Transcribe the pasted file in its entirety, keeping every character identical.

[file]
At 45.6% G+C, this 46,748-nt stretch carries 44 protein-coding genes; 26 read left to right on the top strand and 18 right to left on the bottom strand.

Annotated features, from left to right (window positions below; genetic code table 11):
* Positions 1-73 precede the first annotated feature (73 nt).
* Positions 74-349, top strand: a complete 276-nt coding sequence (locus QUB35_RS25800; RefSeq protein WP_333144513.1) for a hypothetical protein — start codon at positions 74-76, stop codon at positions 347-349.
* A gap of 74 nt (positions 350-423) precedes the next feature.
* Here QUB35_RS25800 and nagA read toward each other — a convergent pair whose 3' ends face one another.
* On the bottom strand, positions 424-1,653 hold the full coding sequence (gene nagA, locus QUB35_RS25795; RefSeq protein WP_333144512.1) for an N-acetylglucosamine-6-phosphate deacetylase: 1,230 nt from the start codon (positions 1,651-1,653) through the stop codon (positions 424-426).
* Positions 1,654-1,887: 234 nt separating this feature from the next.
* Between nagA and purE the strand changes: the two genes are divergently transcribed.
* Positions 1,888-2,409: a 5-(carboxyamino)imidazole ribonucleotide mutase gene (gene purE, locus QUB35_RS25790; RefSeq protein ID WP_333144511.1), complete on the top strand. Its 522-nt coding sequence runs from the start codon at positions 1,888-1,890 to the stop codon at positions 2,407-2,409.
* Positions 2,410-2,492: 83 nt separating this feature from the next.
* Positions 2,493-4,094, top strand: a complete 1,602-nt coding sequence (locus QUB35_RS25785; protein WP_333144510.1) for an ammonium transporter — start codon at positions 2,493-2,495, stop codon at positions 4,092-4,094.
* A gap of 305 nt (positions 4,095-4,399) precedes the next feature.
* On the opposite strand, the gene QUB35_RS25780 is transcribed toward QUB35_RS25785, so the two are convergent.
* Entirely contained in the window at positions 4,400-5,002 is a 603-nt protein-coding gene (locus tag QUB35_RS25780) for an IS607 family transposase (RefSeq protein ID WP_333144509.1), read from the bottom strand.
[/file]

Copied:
At 45.6% G+C, this 46,748-nt stretch carries 44 protein-coding genes; 26 read left to right on the top strand and 18 right to left on the bottom strand.

Annotated features, from left to right (window positions below; genetic code table 11):
* Positions 1-73 precede the first annotated feature (73 nt).
* Positions 74-349, top strand: a complete 276-nt coding sequence (locus QUB35_RS25800; RefSeq protein WP_333144513.1) for a hypothetical protein — start codon at positions 74-76, stop codon at positions 347-349.
* A gap of 74 nt (positions 350-423) precedes the next feature.
* Here QUB35_RS25800 and nagA read toward each other — a convergent pair whose 3' ends face one another.
* On the bottom strand, positions 424-1,653 hold the full coding sequence (gene nagA, locus QUB35_RS25795; RefSeq protein WP_333144512.1) for an N-acetylglucosamine-6-phosphate deacetylase: 1,230 nt from the start codon (positions 1,651-1,653) through the stop codon (positions 424-426).
* Positions 1,654-1,887: 234 nt separating this feature from the next.
* Between nagA and purE the strand changes: the two genes are divergently transcribed.
* Positions 1,888-2,409: a 5-(carboxyamino)imidazole ribonucleotide mutase gene (gene purE, locus QUB35_RS25790; RefSeq protein ID WP_333144511.1), complete on the top strand. Its 522-nt coding sequence runs from the start codon at positions 1,888-1,890 to the stop codon at positions 2,407-2,409.
* Positions 2,410-2,492: 83 nt separating this feature from the next.
* Positions 2,493-4,094, top strand: a complete 1,602-nt coding sequence (locus QUB35_RS25785; protein WP_333144510.1) for an ammonium transporter — start codon at positions 2,493-2,495, stop codon at positions 4,092-4,094.
* A gap of 305 nt (positions 4,095-4,399) precedes the next feature.
* On the opposite strand, the gene QUB35_RS25780 is transcribed toward QUB35_RS25785, so the two are convergent.
* Entirely contained in the window at positions 4,400-5,002 is a 603-nt protein-coding gene (locus tag QUB35_RS25780) for an IS607 family transposase (RefSeq protein ID WP_333144509.1), read from the bottom strand.